Detroit residents at risk of eviction have been awarded $60 million in Covid-19 Eviction Rental Assistance (CERA) Funds since Mayor Mike Duggan launched the Detroit Eviction Assistance and Prevention Program earlier this year. The $138 million fund was created to help renters behind in their rent and facing possible eviction following the end of the federal moratorium and evictions for nonpayment of rent resumed.
So far, $60 million in funding has been approved to help Detroiters prevent eviction and stay up to date on their utility bills, with another $16 million awaiting final approval. That means there is still time to apply for the remaining $62 million in CERA funds to avoid evictions and get current on rent and utilities.
Working with its partners in the state Legislature, the City anticipates additional funds will be coming to Detroit, however residents are urged not to wait. They can apply for help www.detroitevictionhelp.org or call 866-313-2520. Renters do not have to wait until they have an eviction notice to get help with back-rent and utilities.
Who is eligible for financial assistance?
Eligibility for receiving CERA funding is based on income and COVID-19 hardship. Detroiters are eligible for CERA funding if:
- They are in a low-income household. For example, if you are a single-person household and earn less than $44,000 per year or a family of four earning less than $62,000 per year, you’re eligible.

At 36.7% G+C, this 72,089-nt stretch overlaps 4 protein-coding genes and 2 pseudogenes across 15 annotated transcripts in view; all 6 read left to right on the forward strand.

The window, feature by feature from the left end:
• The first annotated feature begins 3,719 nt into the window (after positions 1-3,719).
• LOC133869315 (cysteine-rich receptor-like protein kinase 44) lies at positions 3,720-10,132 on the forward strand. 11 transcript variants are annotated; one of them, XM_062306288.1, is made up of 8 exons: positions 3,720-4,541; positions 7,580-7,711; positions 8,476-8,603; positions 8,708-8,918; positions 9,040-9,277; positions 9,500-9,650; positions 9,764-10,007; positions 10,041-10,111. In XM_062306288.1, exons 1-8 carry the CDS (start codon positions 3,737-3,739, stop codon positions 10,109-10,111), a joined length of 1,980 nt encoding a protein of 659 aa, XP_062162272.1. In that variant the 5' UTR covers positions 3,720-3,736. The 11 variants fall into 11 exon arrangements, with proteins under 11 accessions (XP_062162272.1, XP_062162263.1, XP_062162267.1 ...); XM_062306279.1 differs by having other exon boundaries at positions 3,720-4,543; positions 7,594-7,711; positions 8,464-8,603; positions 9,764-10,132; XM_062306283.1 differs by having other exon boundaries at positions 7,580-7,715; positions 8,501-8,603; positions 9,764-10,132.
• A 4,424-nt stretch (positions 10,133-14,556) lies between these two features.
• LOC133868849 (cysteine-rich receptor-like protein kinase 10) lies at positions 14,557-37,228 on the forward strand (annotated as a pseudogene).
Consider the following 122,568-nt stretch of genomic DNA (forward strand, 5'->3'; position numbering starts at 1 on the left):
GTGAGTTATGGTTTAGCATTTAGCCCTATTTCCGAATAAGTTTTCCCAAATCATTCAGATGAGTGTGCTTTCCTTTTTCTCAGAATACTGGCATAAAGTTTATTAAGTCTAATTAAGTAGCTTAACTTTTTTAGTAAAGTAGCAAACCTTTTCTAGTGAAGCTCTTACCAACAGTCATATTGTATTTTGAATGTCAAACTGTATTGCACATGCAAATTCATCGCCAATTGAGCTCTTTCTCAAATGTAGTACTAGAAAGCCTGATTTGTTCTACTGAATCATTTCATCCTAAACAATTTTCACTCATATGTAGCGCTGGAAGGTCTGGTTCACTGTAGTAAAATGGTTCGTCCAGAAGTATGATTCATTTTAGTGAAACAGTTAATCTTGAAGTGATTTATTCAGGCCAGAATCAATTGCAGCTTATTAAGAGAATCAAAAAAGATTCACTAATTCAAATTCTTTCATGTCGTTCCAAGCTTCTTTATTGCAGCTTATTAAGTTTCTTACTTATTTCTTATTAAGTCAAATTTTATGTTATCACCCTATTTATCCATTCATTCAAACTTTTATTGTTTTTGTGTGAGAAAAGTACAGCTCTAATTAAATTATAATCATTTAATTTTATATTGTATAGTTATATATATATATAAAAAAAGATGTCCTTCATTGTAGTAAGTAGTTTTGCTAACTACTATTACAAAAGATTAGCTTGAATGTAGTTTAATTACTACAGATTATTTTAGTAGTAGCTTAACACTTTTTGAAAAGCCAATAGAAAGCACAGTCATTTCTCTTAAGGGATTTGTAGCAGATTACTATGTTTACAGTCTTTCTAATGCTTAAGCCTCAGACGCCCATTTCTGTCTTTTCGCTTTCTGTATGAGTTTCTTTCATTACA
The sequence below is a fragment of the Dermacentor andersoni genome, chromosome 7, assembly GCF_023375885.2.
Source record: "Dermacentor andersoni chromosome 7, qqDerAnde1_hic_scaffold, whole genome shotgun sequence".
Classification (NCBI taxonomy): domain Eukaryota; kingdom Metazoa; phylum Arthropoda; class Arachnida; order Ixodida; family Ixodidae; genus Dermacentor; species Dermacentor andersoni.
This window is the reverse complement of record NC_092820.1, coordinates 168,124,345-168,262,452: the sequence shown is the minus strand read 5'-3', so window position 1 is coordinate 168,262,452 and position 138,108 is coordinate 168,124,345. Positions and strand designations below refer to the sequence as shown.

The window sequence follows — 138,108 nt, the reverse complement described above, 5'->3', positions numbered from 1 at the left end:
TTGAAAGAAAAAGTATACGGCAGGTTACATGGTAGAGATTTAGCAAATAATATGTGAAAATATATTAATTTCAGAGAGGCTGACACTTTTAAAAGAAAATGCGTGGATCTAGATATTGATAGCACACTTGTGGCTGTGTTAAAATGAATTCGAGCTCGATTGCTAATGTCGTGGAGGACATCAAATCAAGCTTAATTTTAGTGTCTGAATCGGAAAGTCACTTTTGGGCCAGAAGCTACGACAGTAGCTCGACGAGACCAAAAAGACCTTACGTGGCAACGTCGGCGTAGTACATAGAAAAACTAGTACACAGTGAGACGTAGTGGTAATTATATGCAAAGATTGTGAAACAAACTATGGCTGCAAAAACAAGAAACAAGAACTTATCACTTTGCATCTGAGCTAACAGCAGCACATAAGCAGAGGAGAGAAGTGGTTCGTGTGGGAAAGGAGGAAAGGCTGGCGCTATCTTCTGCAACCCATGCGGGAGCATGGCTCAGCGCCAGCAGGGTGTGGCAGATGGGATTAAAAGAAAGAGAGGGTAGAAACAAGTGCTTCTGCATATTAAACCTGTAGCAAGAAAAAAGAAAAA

- Your family suffered COVID-related financial hardship, such as reduced income or increased expenses.
Detroiters do not have to have an active court case to apply for CERA. The City encourages all tenants who are either already behind on rent or in danger of falling behind to apply for CERA funding as soon as possible.
“We know the pandemic has hit Detroit incredibly hard, and the City of Detroit is here to help,” Mayor Duggan said. “We won’t be able to prevent every eviction, but we can make sure you have legal assistance. We can’t stress enough how important it is for tenants to show up for their court cases so we can help them.”
Legal Assistance Available
An overwhelming majority of cases that end in eviction are caused by default writs from renters not showing. The Detroit Landlord-Tenant Legal Council has been assigned and has accepted more than a hundred cases and has the capacity to accept more. These attorneys are here to help advise or represent those financially affected by the pandemic.
If a renter has received a demand for rent or an eviction notice, they can apply for free legal help at www.detroitevictionhelp.org or call 866-313-2520. An attorney from DLTLC or the City’s partners at Lakeshore Legal Aid, United Community Housing Coalition and Michigan Legal Services will be assigned their case and will review their eligibility.
Protection for renters and landlords